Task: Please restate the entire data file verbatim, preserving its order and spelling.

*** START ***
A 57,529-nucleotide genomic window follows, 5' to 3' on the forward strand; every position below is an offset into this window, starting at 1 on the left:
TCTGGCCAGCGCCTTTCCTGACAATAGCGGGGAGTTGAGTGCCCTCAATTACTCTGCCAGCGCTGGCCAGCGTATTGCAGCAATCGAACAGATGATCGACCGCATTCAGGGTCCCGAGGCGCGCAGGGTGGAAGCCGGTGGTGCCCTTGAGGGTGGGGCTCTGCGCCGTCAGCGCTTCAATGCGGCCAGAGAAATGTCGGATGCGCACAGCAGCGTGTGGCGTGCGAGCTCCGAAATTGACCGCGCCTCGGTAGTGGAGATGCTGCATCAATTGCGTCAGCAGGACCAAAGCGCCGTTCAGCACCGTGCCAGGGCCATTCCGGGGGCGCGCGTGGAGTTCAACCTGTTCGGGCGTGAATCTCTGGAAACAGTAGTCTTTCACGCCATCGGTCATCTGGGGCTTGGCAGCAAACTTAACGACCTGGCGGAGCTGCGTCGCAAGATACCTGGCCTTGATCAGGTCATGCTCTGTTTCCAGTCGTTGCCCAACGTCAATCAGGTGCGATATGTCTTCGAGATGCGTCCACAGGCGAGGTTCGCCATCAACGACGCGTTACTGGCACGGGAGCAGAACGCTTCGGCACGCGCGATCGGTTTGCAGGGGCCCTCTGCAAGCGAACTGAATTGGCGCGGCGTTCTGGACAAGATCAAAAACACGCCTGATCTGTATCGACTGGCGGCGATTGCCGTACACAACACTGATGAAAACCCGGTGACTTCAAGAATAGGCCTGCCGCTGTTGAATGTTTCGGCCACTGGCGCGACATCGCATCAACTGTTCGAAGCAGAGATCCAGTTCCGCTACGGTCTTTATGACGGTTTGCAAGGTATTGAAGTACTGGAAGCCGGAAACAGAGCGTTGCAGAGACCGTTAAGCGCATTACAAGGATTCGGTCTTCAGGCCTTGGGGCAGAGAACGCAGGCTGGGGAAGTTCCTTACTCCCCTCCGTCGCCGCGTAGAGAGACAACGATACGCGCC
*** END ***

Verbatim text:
A 57,529-nucleotide genomic window follows, 5' to 3' on the forward strand; every position below is an offset into this window, starting at 1 on the left:
TCTGGCCAGCGCCTTTCCTGACAATAGCGGGGAGTTGAGTGCCCTCAATTACTCTGCCAGCGCTGGCCAGCGTATTGCAGCAATCGAACAGATGATCGACCGCATTCAGGGTCCCGAGGCGCGCAGGGTGGAAGCCGGTGGTGCCCTTGAGGGTGGGGCTCTGCGCCGTCAGCGCTTCAATGCGGCCAGAGAAATGTCGGATGCGCACAGCAGCGTGTGGCGTGCGAGCTCCGAAATTGACCGCGCCTCGGTAGTGGAGATGCTGCATCAATTGCGTCAGCAGGACCAAAGCGCCGTTCAGCACCGTGCCAGGGCCATTCCGGGGGCGCGCGTGGAGTTCAACCTGTTCGGGCGTGAATCTCTGGAAACAGTAGTCTTTCACGCCATCGGTCATCTGGGGCTTGGCAGCAAACTTAACGACCTGGCGGAGCTGCGTCGCAAGATACCTGGCCTTGATCAGGTCATGCTCTGTTTCCAGTCGTTGCCCAACGTCAATCAGGTGCGATATGTCTTCGAGATGCGTCCACAGGCGAGGTTCGCCATCAACGACGCGTTACTGGCACGGGAGCAGAACGCTTCGGCACGCGCGATCGGTTTGCAGGGGCCCTCTGCAAGCGAACTGAATTGGCGCGGCGTTCTGGACAAGATCAAAAACACGCCTGATCTGTATCGACTGGCGGCGATTGCCGTACACAACACTGATGAAAACCCGGTGACTTCAAGAATAGGCCTGCCGCTGTTGAATGTTTCGGCCACTGGCGCGACATCGCATCAACTGTTCGAAGCAGAGATCCAGTTCCGCTACGGTCTTTATGACGGTTTGCAAGGTATTGAAGTACTGGAAGCCGGAAACAGAGCGTTGCAGAGACCGTTAAGCGCATTACAAGGATTCGGTCTTCAGGCCTTGGGGCAGAGAACGCAGGCTGGGGAAGTTCCTTACTCCCCTCCGTCGCCGCGTAGAGAGACAACGATACGCGCC